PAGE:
Fortuitous Fire

A forest at first appears devastated after a fire, devoid of color. Ash and smoky plant remains cover the forest floor. In a few short weeks, however, shrubs and forbs will poke through the ash, taking advantage of the nitrogen that was released during the fire. Turkeys will feed on the remains of dead insects, and small mammals will emerge from their burrows to feed on seeds of oaks and hickories, whose thick bark protected them from the heat of the fire.

But what of less visible animals? Penn State postdoctoral researcher Chris Howey is investigating how fire changes the landscape for often overlooked animals, like reptiles.

“When you think about the conservation of an animal, you think about food resources and shelter—the physical habitat,” says Howey. “But when you start thinking about reptiles, they go beyond that; they also need thermal resources.”

As ectotherms, reptiles depend on their surroundings to maintain their body temperature, basking in the sunshine to warm up or seeking shady areas to cool down. This dependence may make them particularly sensitive to changes in the landscape made by burning. To find out, Howey is studying the effects of controlled burns on timber rattlesnakes (Crotalus horridus), which are a candidate species of concern in Pennsylvania and an important part of the food chain. Understanding how timber rattlers respond to fire will help wildlife managers conserve the species.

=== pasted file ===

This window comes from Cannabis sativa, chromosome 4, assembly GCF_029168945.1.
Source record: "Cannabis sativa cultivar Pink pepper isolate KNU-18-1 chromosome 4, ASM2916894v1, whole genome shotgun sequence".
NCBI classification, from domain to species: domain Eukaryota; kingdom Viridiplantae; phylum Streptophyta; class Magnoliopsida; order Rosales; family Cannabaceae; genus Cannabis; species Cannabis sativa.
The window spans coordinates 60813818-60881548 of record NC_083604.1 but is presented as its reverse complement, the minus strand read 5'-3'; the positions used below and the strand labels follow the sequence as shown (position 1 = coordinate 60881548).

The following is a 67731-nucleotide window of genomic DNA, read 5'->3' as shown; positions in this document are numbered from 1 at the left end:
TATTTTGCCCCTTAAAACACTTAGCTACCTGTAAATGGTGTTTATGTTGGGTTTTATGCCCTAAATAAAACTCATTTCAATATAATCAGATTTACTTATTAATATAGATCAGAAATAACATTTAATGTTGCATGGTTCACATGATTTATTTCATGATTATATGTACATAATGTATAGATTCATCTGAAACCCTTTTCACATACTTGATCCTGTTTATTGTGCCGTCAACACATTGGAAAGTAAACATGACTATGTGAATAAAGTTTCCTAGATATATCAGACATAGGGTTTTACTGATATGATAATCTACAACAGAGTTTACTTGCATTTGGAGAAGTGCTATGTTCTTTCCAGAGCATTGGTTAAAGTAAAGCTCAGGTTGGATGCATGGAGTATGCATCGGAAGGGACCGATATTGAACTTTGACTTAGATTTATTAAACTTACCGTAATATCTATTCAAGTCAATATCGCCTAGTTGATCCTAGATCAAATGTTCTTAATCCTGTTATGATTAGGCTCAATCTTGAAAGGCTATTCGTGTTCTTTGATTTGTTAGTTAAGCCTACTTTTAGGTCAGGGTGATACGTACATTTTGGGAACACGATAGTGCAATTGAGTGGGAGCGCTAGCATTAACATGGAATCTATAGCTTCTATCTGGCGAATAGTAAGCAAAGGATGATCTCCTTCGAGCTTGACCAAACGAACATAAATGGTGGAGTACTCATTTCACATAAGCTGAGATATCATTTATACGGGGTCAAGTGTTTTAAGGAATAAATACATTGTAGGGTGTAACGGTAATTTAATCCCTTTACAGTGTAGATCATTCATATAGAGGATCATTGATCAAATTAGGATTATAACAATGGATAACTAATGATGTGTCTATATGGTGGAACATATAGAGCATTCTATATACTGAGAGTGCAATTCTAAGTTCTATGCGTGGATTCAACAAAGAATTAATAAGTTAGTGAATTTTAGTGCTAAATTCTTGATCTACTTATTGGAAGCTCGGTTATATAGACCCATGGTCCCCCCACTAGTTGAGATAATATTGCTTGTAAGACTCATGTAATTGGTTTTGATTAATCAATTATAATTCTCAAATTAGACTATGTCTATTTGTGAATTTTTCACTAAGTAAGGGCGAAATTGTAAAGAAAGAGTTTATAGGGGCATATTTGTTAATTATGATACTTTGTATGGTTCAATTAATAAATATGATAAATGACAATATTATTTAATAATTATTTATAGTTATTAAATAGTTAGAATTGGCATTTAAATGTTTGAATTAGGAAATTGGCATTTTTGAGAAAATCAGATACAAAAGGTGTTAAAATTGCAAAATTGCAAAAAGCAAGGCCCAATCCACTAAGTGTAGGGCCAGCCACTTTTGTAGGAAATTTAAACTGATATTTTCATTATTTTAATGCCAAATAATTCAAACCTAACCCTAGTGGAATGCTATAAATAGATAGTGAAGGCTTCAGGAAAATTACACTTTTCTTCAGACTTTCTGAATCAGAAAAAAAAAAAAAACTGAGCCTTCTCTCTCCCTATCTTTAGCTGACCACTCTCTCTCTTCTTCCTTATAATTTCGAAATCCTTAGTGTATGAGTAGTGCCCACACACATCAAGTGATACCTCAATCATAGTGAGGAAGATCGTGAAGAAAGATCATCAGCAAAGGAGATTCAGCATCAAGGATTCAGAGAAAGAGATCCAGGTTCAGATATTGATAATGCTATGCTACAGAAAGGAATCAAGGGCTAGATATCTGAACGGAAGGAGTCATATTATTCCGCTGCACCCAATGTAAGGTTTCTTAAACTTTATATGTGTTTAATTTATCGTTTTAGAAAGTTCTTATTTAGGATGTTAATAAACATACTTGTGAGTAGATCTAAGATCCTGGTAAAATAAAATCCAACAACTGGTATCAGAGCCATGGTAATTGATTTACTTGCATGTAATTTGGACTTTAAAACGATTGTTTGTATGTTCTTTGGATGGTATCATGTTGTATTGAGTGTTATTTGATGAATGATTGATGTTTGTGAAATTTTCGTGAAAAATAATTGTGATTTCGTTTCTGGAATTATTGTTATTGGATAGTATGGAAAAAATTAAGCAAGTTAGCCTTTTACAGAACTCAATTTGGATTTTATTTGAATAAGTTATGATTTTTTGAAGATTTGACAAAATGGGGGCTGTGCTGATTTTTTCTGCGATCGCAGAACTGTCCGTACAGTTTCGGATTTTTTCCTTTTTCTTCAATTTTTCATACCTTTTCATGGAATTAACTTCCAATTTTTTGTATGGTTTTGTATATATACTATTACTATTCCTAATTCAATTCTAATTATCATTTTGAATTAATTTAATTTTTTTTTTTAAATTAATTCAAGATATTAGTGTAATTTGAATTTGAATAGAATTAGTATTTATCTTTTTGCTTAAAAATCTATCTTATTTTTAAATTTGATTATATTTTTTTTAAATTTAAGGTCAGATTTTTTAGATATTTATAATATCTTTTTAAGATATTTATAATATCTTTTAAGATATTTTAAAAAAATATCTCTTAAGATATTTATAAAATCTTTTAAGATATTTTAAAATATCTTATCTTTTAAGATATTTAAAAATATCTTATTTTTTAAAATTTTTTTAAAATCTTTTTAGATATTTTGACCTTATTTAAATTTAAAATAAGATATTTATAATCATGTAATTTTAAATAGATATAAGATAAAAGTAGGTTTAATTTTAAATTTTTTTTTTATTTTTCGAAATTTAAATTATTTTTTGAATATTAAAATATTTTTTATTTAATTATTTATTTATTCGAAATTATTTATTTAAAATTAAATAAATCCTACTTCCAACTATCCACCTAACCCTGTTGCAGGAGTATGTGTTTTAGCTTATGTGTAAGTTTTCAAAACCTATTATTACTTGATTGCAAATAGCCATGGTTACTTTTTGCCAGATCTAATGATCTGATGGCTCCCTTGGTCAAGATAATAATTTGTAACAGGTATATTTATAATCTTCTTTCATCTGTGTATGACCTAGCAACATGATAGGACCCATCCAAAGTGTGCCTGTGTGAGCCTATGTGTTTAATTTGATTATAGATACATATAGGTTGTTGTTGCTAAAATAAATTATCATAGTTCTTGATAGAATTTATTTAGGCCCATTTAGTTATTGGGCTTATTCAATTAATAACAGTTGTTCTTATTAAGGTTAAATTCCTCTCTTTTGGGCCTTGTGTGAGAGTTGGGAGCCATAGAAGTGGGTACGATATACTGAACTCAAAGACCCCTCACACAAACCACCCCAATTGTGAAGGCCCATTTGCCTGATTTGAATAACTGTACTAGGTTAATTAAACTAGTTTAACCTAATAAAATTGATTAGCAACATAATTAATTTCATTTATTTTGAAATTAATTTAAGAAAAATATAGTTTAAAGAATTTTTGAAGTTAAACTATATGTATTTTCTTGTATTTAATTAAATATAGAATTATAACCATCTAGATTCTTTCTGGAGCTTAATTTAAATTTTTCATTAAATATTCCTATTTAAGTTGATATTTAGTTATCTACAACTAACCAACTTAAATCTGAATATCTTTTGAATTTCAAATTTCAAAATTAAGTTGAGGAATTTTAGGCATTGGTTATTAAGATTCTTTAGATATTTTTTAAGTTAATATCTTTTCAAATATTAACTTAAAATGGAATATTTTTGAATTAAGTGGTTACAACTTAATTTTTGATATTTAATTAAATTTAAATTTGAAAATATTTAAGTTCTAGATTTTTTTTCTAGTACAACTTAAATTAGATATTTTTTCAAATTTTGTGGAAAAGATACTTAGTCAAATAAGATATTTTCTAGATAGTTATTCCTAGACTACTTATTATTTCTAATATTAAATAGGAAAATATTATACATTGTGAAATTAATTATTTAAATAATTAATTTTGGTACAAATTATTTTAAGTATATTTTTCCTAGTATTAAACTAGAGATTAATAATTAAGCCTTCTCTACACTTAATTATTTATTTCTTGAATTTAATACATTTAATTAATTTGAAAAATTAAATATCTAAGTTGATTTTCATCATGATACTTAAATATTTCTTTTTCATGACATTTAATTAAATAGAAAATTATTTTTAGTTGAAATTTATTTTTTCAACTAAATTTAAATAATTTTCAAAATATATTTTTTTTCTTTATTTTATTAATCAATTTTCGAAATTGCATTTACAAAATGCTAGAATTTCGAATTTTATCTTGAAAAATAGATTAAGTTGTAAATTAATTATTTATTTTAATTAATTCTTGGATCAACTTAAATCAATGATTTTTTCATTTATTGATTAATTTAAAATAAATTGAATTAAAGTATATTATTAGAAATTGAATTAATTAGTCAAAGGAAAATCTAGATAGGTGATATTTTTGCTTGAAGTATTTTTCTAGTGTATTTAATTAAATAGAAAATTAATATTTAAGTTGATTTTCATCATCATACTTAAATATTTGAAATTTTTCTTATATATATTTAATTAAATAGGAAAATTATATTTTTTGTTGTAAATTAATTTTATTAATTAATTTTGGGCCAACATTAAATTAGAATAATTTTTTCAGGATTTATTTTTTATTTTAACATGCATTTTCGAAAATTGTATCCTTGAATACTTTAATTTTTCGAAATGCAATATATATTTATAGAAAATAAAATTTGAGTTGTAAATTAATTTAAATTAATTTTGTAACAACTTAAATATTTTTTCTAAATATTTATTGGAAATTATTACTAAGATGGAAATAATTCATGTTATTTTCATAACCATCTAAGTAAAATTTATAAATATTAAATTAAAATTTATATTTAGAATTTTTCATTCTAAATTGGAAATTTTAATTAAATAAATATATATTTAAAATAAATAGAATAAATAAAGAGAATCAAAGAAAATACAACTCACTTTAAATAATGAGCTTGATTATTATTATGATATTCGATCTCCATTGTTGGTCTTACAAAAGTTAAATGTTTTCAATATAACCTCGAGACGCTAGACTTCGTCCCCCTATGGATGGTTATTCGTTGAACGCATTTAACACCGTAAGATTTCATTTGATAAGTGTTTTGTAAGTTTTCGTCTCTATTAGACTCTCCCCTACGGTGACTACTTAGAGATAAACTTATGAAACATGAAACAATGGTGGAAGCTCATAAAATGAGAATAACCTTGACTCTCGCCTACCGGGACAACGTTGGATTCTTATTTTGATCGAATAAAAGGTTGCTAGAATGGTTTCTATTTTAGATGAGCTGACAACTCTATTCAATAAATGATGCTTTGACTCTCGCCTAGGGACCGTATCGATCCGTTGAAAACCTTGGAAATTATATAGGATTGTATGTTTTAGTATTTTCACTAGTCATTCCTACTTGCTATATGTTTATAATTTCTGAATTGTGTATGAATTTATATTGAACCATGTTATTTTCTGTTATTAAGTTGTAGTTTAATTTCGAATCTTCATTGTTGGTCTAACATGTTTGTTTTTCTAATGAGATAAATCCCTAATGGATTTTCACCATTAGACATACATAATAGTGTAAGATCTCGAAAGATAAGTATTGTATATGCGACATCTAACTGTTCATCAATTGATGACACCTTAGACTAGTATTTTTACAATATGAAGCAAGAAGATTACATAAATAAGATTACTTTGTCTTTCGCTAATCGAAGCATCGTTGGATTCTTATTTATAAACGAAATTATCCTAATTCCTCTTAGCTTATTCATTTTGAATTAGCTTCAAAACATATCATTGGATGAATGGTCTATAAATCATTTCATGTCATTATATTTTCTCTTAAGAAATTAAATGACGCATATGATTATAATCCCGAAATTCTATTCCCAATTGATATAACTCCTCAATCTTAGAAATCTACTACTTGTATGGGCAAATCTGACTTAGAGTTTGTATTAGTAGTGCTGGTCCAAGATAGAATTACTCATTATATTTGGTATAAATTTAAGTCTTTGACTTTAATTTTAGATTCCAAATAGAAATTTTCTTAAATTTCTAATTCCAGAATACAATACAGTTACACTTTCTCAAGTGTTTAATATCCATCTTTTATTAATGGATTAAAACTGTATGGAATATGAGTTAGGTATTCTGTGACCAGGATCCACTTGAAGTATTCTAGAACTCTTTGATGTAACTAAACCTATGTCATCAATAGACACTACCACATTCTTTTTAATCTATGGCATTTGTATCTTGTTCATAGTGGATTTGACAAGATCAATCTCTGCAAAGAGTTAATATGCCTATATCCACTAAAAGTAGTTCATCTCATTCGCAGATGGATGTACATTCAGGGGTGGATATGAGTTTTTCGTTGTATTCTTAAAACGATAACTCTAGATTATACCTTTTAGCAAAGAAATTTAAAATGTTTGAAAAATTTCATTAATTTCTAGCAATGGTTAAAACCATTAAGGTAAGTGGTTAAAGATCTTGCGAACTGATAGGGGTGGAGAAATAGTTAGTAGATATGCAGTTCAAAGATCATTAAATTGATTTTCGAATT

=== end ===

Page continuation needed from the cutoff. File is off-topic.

Before a burn
Forest managers in Pennsylvania started using controlled burns in 2010, primarily to remove unwanted or invasive tree species, control insects and disease, or remove forest understory and debris that may fuel larger fires. But fire also changes the habitat of forest animals in more subtle ways, such as by changing the amount of light shining through the canopy, which affects temperatures on the forest floor.

Before Howey can determine how burning affects rattlesnakes, he must first understand their thermal biology: what temperatures snakes prefer, what temperatures are available to them in an unburned forest, and how those temperatures differ.